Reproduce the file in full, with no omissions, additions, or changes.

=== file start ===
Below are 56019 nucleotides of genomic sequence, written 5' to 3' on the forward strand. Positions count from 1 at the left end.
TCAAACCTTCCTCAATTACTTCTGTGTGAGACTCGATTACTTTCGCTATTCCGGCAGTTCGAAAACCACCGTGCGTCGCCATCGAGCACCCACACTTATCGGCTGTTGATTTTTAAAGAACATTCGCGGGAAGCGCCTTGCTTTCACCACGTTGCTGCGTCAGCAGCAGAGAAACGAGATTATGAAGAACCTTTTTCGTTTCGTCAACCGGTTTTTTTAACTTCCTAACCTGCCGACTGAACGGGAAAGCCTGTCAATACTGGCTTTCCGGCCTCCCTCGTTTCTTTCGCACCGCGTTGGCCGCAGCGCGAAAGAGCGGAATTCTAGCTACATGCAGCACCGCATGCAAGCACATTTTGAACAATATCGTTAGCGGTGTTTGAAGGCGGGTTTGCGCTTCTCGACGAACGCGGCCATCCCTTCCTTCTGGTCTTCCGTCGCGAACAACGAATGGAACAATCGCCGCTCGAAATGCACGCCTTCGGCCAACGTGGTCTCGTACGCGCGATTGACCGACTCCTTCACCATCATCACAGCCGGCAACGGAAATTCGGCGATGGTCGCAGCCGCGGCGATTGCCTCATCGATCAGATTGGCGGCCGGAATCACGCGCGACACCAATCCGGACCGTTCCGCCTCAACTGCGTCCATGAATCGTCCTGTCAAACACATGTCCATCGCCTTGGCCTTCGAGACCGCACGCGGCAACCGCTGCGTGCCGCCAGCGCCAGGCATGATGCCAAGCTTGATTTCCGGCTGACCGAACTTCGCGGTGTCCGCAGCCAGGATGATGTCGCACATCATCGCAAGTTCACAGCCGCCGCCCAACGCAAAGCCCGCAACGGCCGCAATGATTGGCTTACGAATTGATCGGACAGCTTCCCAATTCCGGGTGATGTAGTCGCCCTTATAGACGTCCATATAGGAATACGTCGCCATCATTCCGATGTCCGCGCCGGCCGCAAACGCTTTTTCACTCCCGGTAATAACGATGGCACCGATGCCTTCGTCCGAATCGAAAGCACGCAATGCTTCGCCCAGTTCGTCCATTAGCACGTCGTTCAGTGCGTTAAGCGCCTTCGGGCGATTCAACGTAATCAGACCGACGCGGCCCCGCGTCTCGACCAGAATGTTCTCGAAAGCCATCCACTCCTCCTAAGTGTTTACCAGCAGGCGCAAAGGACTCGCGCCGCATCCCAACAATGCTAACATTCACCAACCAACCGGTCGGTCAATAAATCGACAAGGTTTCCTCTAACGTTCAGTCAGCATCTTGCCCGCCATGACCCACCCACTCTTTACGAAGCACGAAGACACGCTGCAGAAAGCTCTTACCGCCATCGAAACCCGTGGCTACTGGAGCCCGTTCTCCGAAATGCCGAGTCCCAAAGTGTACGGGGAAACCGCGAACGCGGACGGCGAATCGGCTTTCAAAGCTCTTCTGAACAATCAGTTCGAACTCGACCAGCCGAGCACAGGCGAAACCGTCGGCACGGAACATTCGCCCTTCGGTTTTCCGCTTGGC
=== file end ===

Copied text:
Below are 56019 nucleotides of genomic sequence, written 5' to 3' on the forward strand. Positions count from 1 at the left end.
TCAAACCTTCCTCAATTACTTCTGTGTGAGACTCGATTACTTTCGCTATTCCGGCAGTTCGAAAACCACCGTGCGTCGCCATCGAGCACCCACACTTATCGGCTGTTGATTTTTAAAGAACATTCGCGGGAAGCGCCTTGCTTTCACCACGTTGCTGCGTCAGCAGCAGAGAAACGAGATTATGAAGAACCTTTTTCGTTTCGTCAACCGGTTTTTTTAACTTCCTAACCTGCCGACTGAACGGGAAAGCCTGTCAATACTGGCTTTCCGGCCTCCCTCGTTTCTTTCGCACCGCGTTGGCCGCAGCGCGAAAGAGCGGAATTCTAGCTACATGCAGCACCGCATGCAAGCACATTTTGAACAATATCGTTAGCGGTGTTTGAAGGCGGGTTTGCGCTTCTCGACGAACGCGGCCATCCCTTCCTTCTGGTCTTCCGTCGCGAACAACGAATGGAACAATCGCCGCTCGAAATGCACGCCTTCGGCCAACGTGGTCTCGTACGCGCGATTGACCGACTCCTTCACCATCATCACAGCCGGCAACGGAAATTCGGCGATGGTCGCAGCCGCGGCGATTGCCTCATCGATCAGATTGGCGGCCGGAATCACGCGCGACACCAATCCGGACCGTTCCGCCTCAACTGCGTCCATGAATCGTCCTGTCAAACACATGTCCATCGCCTTGGCCTTCGAGACCGCACGCGGCAACCGCTGCGTGCCGCCAGCGCCAGGCATGATGCCAAGCTTGATTTCCGGCTGACCGAACTTCGCGGTGTCCGCAGCCAGGATGATGTCGCACATCATCGCAAGTTCACAGCCGCCGCCCAACGCAAAGCCCGCAACGGCCGCAATGATTGGCTTACGAATTGATCGGACAGCTTCCCAATTCCGGGTGATGTAGTCGCCCTTATAGACGTCCATATAGGAATACGTCGCCATCATTCCGATGTCCGCGCCGGCCGCAAACGCTTTTTCACTCCCGGTAATAACGATGGCACCGATGCCTTCGTCCGAATCGAAAGCACGCAATGCTTCGCCCAGTTCGTCCATTAGCACGTCGTTCAGTGCGTTAAGCGCCTTCGGGCGATTCAACGTAATCAGACCGACGCGGCCCCGCGTCTCGACCAGAATGTTCTCGAAAGCCATCCACTCCTCCTAAGTGTTTACCAGCAGGCGCAAAGGACTCGCGCCGCATCCCAACAATGCTAACATTCACCAACCAACCGGTCGGTCAATAAATCGACAAGGTTTCCTCTAACGTTCAGTCAGCATCTTGCCCGCCATGACCCACCCACTCTTTACGAAGCACGAAGACACGCTGCAGAAAGCTCTTACCGCCATCGAAACCCGTGGCTACTGGAGCCCGTTCTCCGAAATGCCGAGTCCCAAAGTGTACGGGGAAACCGCGAACGCGGACGGCGAATCGGCTTTCAAAGCTCTTCTGAACAATCAGTTCGAACTCGACCAGCCGAGCACAGGCGAAACCGTCGGCACGGAACATTCGCCCTTCGGTTTTCCGCTTGGC